Official Report (Hansard)
Date: 11 September 2013
PDF version of this report (134.92 kb)
Committee for Finance and Personnel
Financial Provisions Bill (DFP Briefing)
The Chairperson: We move on to the next presentation on the Financial Provisions Bill.
Mr Brian McClure (Department of Finance and Personnel): The Committee will be aware that two other amendments to rating legislation are planned for the Consideration Stage of the Financial Provisions Bill. I will just briefly run through what those are. I mentioned the amendments to the Committee in a session in early June.
The first change is the early payment discount. This seeks to extend the current discount that is allowed for the early repayment of rates on occupied dwellings to unoccupied dwellings, that is, empty homes. Given the small number of ratepayers it will affect, it is excepted that the cost of this extension will be fairly modest at around £240,000 a year, although that excludes Land and Property Services (LPS) IT costs. The amendment, which will amend article 30 of the Rates Order, has been drafted and will soon be before the Committee for consideration.
The other issue is an adjustment to clarify the need for ratepayers to provide an effective date of occupation to LPS. It is a fairly moderate technical change to article 26 of the Rates Order. The change has been requested by LPS to remove any uncertainty around the current provisions and to allow LPS to get much more accurate information for the purposes of rates billing and, in particular, the backdating of rates.
Those are the two proposals. The first is more to do with equal treatment between unoccupied and occupied properties. The other one is to help LPS bill when rates are due, particularly when it needs to find out what the date was when somebody modified their property, took up occupation or built their new property.
The Chairperson: I have a couple of brief points. You said that the cost of £240,000 for the second amendment is exclusive of and implementation costs. Are those costs minimal in your view?
Secondly, your paper states:
"The Department instructed OLC on provisions in autumn last year, but the provisions have not yet been drafted."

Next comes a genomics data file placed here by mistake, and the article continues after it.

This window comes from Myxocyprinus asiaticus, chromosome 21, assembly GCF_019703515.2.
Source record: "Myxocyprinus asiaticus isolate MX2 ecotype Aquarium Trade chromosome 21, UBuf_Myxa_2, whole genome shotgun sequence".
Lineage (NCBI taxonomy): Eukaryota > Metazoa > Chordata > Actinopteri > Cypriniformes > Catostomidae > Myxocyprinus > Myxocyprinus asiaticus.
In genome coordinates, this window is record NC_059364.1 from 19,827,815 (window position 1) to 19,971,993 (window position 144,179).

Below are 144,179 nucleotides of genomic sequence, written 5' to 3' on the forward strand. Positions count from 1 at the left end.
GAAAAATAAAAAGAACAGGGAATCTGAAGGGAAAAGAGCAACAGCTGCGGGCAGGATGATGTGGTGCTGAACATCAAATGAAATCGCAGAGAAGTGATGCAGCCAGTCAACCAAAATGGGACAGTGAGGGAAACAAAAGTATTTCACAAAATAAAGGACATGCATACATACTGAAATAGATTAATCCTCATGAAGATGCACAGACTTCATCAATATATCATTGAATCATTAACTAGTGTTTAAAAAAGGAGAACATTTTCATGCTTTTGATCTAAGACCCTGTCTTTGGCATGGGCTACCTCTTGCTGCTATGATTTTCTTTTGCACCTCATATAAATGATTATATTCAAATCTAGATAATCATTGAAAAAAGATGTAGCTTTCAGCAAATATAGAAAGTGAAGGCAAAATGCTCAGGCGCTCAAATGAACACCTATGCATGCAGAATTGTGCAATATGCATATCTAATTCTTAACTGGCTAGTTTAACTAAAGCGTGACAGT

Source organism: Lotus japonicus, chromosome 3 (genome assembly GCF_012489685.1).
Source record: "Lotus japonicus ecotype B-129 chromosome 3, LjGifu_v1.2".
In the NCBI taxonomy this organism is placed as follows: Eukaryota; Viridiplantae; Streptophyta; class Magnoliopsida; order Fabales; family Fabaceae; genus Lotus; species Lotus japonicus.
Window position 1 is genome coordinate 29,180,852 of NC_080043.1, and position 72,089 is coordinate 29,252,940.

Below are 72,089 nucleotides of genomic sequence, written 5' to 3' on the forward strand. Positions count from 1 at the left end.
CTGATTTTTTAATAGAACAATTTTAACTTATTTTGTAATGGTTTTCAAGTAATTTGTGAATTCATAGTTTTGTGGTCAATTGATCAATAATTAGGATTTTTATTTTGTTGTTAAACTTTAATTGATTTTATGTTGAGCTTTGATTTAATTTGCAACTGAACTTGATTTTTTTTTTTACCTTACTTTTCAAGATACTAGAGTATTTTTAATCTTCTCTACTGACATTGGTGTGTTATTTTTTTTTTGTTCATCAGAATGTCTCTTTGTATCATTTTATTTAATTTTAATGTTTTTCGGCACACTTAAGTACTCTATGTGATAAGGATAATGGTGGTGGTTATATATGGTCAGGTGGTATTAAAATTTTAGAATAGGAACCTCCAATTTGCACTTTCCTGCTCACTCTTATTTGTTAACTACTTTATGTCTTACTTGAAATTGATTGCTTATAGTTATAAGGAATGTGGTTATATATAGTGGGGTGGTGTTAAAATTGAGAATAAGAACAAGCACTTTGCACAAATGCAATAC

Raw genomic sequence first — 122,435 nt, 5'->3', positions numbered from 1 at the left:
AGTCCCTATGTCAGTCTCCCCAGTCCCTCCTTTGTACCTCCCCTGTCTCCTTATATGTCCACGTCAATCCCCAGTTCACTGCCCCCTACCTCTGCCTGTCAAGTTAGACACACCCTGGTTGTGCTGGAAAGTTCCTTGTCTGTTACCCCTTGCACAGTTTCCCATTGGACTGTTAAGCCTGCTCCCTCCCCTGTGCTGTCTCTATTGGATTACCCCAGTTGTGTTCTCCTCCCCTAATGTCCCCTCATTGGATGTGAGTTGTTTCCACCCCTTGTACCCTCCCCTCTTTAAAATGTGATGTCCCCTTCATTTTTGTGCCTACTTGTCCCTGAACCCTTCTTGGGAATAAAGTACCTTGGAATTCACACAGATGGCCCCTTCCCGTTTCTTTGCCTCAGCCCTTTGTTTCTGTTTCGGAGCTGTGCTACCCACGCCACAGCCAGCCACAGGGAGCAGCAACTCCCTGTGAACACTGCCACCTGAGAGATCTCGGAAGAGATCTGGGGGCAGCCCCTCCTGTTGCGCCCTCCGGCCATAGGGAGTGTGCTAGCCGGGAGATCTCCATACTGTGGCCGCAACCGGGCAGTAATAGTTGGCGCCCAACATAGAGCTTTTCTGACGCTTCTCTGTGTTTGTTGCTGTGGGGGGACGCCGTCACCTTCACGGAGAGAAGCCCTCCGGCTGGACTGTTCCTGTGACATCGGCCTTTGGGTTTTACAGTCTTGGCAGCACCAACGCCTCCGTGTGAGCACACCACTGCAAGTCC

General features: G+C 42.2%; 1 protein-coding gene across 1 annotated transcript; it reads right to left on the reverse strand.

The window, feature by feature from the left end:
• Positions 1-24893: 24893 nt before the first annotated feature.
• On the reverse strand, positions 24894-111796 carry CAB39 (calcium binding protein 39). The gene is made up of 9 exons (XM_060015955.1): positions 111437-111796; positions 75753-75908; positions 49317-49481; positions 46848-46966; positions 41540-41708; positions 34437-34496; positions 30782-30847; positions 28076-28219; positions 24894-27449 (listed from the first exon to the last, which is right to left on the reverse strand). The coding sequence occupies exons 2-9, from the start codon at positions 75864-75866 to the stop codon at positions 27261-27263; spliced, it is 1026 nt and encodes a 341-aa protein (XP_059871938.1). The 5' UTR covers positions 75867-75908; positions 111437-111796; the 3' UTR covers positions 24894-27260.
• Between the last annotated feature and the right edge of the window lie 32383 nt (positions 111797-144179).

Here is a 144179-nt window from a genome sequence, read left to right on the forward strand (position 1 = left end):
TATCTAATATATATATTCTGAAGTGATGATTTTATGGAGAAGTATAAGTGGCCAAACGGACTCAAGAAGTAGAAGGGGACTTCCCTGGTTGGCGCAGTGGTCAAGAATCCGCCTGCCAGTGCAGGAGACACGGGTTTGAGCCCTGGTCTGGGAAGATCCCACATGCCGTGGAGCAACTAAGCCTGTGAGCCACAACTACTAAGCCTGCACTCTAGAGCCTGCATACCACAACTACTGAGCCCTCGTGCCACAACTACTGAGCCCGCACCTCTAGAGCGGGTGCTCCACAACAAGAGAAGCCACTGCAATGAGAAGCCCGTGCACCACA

Is there an issue there?
Mr McClure: They are drafted now. They were just drafted in the last day or two.
Mr Andrew McAvoy (Department of Finance and Personnel): The article 30 change for the 4% discount has been drafted. We have been advised by the Office of the Legislative Counsel (OLC) that the second change, the effective date one, is a fairly quick thing for it to do. We do not anticipate it taking too much longer with that, and it has advised us to that effect. They are online.
Mr McClure: The IT costs for the first measure will run into a few thousand pounds. It will be quite modest. It will certainly not increase the cost by tens of thousands of pounds.
Mr Weir: I apologise that I missed the start of that. When we shifted to the position of 100% rates on vacant homes, what additional sum did that bring in, at least by way of an additional rates burden?
Mr McAvoy: I think that the initial forecast was £10 million, but I would need to seek a view from LPS on that.
Mr McClure: It is of that order. It is around £10 million. I do not know the exact figure, but I can come back to you with it.
Mr Weir: To be fair, I asked that question to make a slightly different point. I wanted to get a ballpark figure for that. Essentially, if you bring the unoccupied homes on a par with occupied properties — there is a range of reasons why that was done — it will bring in £10 million. On the other side, it will cost £250,000 plus maybe a little bit of additional IT costs. It would be fairly indefensible to tell someone that they will have exactly the same burdens, irrespective of whether the house is occupied — I know that there is a separate argument over the discount and the rate of the discount — and that we are going to exclude them from the discount. That change seems fairly sensible. Similarly, I think the —
Mr McClure: It was something that the previous Minister asked us to do to ensure equality of treatment between the occupied and the unoccupied sector.
Mr Weir: The other change will be a better driver for information. It will mean that people will be able to pinpoint timescales in a much more accurate and fairer way. They both seem fairly sensible and uncontroversial decisions.
The Chairperson: Brian, as far as moving this forward is concerned, when the amendments are drafted, will you come back to the Committee?
Mr McClure: Yes. You will be presented with the legislation in draft form before its introduction. We will come to back to you if you have any issues on that.
The Chairperson: OK. Thank you.